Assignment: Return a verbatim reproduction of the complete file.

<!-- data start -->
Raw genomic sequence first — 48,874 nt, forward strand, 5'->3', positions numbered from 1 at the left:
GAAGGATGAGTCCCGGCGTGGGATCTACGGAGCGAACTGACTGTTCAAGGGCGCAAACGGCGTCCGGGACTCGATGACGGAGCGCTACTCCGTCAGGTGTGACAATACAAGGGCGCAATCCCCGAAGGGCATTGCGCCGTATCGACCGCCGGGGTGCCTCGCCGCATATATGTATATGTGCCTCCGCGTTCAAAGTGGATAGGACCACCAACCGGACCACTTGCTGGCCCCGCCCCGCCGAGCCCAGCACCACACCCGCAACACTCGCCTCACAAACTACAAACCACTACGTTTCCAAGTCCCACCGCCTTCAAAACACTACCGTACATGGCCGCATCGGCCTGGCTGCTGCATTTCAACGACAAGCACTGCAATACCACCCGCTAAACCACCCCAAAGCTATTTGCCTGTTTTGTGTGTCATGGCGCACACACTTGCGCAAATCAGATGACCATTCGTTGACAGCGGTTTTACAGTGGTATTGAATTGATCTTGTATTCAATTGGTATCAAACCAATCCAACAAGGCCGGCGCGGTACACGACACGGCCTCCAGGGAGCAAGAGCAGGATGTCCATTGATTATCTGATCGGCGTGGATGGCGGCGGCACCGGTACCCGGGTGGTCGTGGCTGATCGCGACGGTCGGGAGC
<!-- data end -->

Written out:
Raw genomic sequence first — 48,874 nt, forward strand, 5'->3', positions numbered from 1 at the left:
GAAGGATGAGTCCCGGCGTGGGATCTACGGAGCGAACTGACTGTTCAAGGGCGCAAACGGCGTCCGGGACTCGATGACGGAGCGCTACTCCGTCAGGTGTGACAATACAAGGGCGCAATCCCCGAAGGGCATTGCGCCGTATCGACCGCCGGGGTGCCTCGCCGCATATATGTATATGTGCCTCCGCGTTCAAAGTGGATAGGACCACCAACCGGACCACTTGCTGGCCCCGCCCCGCCGAGCCCAGCACCACACCCGCAACACTCGCCTCACAAACTACAAACCACTACGTTTCCAAGTCCCACCGCCTTCAAAACACTACCGTACATGGCCGCATCGGCCTGGCTGCTGCATTTCAACGACAAGCACTGCAATACCACCCGCTAAACCACCCCAAAGCTATTTGCCTGTTTTGTGTGTCATGGCGCACACACTTGCGCAAATCAGATGACCATTCGTTGACAGCGGTTTTACAGTGGTATTGAATTGATCTTGTATTCAATTGGTATCAAACCAATCCAACAAGGCCGGCGCGGTACACGACACGGCCTCCAGGGAGCAAGAGCAGGATGTCCATTGATTATCTGATCGGCGTGGATGGCGGCGGCACCGGTACCCGGGTGGTCGTGGCTGATCGCGACGGTCGGGAGC